One of my friends is a witch—and I didn’t even know it.
Wait, back up a second. How did I not know? Isn’t that something that would be pretty obvious? Wands, robes, cauldrons and the like? Aren’t witches merely characters straight out of a Halloween tale? People who claim to be witches have got to be a little touched in the head. We all learned that after talking to that one scary girl who always dressed in all black in middle school.
So how is it that this fun-loving fashionista chatting about Bastille’s latest album to me across the room is a witch? She seems to have her sanity completely intact. There are no sketchy-looking bottles labeled “eye of newt” or “essence of troll” on her desk.
So…can witches really exist?
If you’re thinking of a stereotypical, cackling, green-skinned witch, then your answer is no. But if you’re talking about a perfectly normal Wiccan citizen, then, yes—witches most certainly can, and do, exist.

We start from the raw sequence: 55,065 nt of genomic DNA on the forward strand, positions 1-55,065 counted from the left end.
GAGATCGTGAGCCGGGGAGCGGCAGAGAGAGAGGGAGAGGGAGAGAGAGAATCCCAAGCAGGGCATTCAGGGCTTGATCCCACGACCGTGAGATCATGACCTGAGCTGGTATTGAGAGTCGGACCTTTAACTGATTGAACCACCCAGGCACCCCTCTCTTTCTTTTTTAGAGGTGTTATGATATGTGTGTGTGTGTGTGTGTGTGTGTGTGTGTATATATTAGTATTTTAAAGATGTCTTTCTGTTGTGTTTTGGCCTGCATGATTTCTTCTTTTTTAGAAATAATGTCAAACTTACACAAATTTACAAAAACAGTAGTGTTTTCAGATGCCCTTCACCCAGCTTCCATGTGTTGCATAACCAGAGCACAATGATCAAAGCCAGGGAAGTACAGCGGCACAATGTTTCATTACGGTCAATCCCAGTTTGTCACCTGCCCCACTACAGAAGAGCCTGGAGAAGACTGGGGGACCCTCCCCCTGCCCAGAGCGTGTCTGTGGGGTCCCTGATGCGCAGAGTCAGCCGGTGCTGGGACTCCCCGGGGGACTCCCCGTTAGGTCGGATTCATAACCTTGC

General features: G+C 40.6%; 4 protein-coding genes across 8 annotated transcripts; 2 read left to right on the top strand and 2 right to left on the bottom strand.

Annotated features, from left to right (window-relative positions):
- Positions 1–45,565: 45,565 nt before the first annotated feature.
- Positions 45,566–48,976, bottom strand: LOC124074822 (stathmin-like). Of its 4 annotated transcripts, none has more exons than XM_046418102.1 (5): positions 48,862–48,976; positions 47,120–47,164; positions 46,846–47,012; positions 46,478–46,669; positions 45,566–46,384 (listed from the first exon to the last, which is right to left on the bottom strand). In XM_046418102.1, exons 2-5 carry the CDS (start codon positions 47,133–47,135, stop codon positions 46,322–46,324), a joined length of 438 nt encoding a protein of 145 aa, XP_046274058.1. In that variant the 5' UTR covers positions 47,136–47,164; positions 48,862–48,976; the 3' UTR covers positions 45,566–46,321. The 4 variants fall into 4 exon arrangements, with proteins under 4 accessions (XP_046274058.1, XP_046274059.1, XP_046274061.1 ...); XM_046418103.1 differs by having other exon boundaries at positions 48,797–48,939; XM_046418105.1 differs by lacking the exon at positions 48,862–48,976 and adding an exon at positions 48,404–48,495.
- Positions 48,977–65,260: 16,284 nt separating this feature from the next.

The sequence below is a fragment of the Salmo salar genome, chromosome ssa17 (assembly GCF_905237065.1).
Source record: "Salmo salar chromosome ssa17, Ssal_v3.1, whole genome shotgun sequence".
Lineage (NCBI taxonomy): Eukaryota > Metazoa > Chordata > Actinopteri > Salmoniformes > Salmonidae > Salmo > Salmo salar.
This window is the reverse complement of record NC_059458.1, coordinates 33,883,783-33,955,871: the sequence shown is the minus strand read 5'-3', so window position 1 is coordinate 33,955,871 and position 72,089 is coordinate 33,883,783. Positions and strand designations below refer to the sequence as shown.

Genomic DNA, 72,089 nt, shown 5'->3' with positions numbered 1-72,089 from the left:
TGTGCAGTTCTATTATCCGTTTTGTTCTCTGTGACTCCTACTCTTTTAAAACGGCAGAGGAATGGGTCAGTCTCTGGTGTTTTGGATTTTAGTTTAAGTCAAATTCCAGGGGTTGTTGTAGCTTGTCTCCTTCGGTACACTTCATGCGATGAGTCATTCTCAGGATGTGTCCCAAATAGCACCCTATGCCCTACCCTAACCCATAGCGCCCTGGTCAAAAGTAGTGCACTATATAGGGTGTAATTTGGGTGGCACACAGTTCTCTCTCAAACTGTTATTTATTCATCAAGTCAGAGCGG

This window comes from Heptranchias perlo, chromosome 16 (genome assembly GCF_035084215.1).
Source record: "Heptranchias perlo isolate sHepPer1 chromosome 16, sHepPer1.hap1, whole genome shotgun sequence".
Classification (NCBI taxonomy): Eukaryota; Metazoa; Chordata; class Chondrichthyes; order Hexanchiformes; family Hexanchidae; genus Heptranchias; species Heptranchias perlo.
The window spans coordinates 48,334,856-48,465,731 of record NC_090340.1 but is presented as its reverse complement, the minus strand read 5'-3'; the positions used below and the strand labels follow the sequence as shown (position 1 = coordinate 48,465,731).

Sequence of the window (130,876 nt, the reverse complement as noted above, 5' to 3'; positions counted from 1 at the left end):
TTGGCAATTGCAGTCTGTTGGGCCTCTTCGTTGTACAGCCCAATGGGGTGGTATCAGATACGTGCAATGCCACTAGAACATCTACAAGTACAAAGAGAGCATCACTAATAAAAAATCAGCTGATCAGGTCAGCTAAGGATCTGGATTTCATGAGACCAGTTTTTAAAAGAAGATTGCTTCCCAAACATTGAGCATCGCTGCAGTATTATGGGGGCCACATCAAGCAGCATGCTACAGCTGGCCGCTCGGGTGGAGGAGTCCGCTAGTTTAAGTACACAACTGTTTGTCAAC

21-year-old Lindsey Berlin has identified with Wicca, a modern pagan witchcraft religion, for her entire life, since her mother put her through a “Wiccaning” as an infant—which simply means she is blessed and protected, even if she ends up choosing another religion. Though her mother no longer actively practices, Wicca is a large part of Lindsey’s life to this day.
Wicca was started in the 1960s in England as a new wave form of Paganism. Though it can be practiced in a coven, Wicca is mostly practiced by solitary witches, like Berlin. “It’s a very liberal religion because there isn’t something like a papacy of Wicca,” says Berlin. “You can do whatever you want. If you want to join a coven and you feel that your energy is better served with others, then you can, but you don’t have to.”